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Greater education of public needed on energy pricing: Montek Singh Ahluwalia

According to reports, Montek Singh Ahluwalia, the deputy chairman of the Planning Commission for a decade now, looks back with satisfaction that several of his recommendations, including those on energy pricing, are being implemented, although gradually. In conversation with Rajeev Jayaswal of ET, Ahluwalia said energy pricing is a sensitive issue and during the election such things become even more controversial than normal. He also said the online energy model, developed by the Plan panel to predict demand and supply scenarios, will be useful to the new government as well as researchers, industry bodies and even political parties. Excerpts:

You have ardently pursued an integrated approach to India’s energy security. But, ministries such as coal, power, petroleum and renewable energy remained fragmented in their approach. What is the road ahead?

Energy has traditionally been handled by several different ministries and we in the Planning Commission have consistently pushed for policy integration. This means policies in one energy sector must be based on the same principles as those in another. We prepared an Integrated Energy Policy which was adopted by the Cabinet in 2009, and the broad directions outlined were reiterated in the 12th Plan. I am happy to say that several of our recommendations, including those on energy pricing, are being implemented, but in a gradual manner. This is not surprising. Energy pricing is a sensitive issue, and we are a democracy currently in election mode when things become more controversial than normal. For example, the Integrated Energy Policy and the 12th Plan enunciates the principle that energy prices in areas where we are import dependent have to be aligned with global prices. This principle was not challenged when the plan was cleared by NDC (the National Development Council, presided over by the prime minister) and did not face hurdle when it was placed in Parliament. But following the recent decision to raise gas prices we suddenly hear people advocating cost-based pricing! I hope, with greater education of the public on the implications of alternative choices, we can make faster progress.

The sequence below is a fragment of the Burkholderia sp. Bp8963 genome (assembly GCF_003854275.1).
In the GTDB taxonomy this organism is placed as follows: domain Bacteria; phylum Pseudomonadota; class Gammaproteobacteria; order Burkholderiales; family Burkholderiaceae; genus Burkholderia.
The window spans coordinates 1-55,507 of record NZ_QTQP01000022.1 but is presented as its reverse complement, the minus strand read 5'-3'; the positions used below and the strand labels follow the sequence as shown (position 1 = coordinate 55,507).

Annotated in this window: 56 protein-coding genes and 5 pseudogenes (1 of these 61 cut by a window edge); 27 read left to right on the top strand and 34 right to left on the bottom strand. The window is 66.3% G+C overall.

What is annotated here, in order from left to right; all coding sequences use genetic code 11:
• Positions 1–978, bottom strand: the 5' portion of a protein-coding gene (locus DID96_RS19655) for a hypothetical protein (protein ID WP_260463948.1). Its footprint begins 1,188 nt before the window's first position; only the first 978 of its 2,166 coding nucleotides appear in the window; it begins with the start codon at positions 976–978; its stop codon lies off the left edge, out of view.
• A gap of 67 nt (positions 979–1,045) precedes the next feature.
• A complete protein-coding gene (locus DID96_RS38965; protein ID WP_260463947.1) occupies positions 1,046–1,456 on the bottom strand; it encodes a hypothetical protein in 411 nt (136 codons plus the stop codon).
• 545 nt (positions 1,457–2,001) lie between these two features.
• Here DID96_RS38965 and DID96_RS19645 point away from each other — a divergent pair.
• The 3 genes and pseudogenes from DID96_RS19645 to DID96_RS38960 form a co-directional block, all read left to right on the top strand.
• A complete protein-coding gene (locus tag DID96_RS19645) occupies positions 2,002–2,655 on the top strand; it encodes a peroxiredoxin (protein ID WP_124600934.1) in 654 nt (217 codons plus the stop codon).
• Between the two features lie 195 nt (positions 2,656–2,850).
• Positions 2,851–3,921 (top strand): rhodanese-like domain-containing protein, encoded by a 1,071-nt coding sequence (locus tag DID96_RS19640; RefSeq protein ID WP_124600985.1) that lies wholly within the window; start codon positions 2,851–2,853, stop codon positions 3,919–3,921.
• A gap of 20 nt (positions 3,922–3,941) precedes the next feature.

You have developed an energy calculator, which predicts various scenarios depending on country’s efforts towards energy security. How will it help?